Tom Wolfe on his new book, Back to Blood - Telegraph:" . . . Pretty soon we’re back in Paris in the 1880s, when the rot set in. An intellectual movement was born that scorned realistic art and literature as plebeian, and championed more difficult and experimental work. Wolfe has been banging on about this since 1970 at least, and he’s still thoroughly energised on the subject. 'Rimbaud and Baudelaire were the darlings of a very intellectual group. It also included a man named Catulle Mendès, who told a newspaper interviewer, “We no longer care about the masses. We write for 'a charming aristocracy’.” That was the phrase: a charming aristocracy of taste. Now Rimbaud and Baudelaire are somewhat understandable, but as time goes on, to show that you’re a member of that charming aristocracy, you have to like things that completely baffle the masses and the middle class. It all started from there – concretism, minimalism, every -ism you can think of, right up to the present day.’Rather than keep coming up with new fads to make the in-crowd feel superior, Wolfe thinks art and literature should broaden their appeal and re-engage the masses. The only way to do this, he has argued for nearly 50 years, is to go back to realism, and portray society as it actually is. His literary heroes are Dickens and Zola – novelists who went out into the world like journalists, wrote for the masses and made their books as real as possible. 'If the novel dies, which it may do in this country, it’s because our novelists aren’t doing this any more.’ To put it another way, almost everyone writing fiction these days is doing it wrong except Tom Wolfe. This, he seems to believe, is why his novels have been so widely read. . . ."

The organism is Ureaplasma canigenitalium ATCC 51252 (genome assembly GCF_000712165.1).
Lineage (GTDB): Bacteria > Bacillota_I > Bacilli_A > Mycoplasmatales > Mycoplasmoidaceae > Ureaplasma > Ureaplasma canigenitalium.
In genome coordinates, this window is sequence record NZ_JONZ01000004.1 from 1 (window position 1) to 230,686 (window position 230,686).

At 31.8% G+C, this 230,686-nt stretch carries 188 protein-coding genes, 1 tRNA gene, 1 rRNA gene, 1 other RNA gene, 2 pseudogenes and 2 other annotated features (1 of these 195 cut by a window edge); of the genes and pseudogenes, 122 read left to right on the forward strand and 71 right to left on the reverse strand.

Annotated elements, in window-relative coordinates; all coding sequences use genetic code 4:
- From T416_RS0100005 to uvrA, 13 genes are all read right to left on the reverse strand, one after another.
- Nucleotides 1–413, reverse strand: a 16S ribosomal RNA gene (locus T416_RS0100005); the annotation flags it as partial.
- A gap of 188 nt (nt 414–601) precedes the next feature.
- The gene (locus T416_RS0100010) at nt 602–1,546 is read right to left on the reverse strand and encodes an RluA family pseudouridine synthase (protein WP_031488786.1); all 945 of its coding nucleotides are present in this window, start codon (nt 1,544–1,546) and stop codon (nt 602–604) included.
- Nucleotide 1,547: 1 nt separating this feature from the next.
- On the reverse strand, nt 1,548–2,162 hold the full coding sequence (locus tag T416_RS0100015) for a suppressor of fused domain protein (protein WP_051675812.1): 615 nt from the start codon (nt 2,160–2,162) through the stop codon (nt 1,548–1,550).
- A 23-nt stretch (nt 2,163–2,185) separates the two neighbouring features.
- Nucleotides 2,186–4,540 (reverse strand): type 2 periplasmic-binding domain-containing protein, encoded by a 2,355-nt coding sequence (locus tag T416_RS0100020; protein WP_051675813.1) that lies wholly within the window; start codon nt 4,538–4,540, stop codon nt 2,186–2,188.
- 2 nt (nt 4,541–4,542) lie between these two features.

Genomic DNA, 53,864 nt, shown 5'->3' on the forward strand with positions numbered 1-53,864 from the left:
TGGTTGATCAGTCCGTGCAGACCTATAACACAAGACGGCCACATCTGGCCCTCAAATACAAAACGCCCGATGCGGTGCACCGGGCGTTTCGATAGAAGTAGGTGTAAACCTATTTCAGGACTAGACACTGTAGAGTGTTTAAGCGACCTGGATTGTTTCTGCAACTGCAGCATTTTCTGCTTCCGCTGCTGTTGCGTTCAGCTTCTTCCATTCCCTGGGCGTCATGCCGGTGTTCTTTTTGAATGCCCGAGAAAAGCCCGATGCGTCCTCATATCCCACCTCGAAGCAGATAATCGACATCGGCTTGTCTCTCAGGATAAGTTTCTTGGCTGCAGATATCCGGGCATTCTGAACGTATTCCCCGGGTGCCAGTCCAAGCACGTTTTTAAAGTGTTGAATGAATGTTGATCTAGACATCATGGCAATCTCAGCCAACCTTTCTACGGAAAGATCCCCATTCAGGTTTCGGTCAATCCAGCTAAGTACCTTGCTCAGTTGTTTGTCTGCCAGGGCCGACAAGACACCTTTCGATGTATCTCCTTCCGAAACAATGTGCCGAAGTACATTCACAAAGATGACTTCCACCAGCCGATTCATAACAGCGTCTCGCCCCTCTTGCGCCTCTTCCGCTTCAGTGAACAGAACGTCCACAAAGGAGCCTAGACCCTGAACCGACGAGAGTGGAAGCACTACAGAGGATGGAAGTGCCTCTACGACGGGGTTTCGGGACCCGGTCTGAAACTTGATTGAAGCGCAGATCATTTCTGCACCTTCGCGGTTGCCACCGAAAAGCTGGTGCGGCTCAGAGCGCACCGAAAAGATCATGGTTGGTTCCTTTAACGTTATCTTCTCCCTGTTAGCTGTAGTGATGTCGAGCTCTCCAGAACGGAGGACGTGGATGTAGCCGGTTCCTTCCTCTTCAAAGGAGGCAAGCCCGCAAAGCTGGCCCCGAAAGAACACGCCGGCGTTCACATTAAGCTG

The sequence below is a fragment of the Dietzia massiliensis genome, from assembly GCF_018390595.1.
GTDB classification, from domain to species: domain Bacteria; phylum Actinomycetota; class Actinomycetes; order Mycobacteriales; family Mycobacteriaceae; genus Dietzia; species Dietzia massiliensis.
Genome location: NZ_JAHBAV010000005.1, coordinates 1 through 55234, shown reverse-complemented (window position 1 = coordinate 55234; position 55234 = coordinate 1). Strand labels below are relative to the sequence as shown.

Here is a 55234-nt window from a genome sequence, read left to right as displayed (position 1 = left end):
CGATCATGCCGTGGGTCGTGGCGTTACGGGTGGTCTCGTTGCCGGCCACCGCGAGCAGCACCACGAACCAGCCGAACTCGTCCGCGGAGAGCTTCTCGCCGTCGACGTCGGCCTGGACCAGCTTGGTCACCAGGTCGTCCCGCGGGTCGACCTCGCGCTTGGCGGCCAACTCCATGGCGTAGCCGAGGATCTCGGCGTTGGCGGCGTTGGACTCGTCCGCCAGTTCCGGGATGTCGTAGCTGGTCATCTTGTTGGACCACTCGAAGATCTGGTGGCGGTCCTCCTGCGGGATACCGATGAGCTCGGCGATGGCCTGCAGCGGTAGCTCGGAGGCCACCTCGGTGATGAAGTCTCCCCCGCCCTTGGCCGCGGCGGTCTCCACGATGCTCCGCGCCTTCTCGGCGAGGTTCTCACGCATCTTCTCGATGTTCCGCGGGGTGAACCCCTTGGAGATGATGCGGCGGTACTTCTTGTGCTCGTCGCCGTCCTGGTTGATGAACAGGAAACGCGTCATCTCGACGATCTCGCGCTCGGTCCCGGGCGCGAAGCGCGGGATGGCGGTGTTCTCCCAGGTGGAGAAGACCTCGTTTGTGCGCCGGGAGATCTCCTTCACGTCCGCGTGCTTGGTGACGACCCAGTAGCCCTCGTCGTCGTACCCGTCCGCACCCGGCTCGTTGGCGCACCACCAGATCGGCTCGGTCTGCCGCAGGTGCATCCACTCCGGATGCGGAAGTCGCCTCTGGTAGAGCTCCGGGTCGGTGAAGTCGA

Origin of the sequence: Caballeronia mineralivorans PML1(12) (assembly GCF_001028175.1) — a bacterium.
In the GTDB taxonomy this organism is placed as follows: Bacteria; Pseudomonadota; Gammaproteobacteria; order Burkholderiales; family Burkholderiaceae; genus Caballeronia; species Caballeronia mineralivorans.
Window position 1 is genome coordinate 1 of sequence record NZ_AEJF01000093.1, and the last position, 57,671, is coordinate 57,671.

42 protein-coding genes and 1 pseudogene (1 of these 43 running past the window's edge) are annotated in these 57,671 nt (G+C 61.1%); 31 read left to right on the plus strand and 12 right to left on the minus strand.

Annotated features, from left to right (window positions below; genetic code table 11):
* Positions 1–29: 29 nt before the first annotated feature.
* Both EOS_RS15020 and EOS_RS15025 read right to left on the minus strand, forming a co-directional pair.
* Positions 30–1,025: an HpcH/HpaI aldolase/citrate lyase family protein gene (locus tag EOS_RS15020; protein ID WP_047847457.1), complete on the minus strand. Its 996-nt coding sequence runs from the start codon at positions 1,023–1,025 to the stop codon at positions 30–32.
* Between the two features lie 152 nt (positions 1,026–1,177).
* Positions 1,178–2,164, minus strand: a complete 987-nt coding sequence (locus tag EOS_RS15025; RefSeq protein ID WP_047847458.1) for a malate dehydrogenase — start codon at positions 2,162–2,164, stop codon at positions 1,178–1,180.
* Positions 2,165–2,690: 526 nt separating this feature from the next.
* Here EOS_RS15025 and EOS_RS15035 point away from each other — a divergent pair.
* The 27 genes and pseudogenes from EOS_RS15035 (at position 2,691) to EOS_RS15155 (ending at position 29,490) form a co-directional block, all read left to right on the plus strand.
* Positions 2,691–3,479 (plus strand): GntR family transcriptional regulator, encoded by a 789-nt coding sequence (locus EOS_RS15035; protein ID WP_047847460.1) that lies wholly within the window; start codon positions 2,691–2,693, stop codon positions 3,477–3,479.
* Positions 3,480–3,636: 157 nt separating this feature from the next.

Seguir a @johnyahcom
How Neuroscience Can Make Your Employee Appreciation Efforts Epic - How are you creating a culture where your employees are motivated to grow both externally and internally?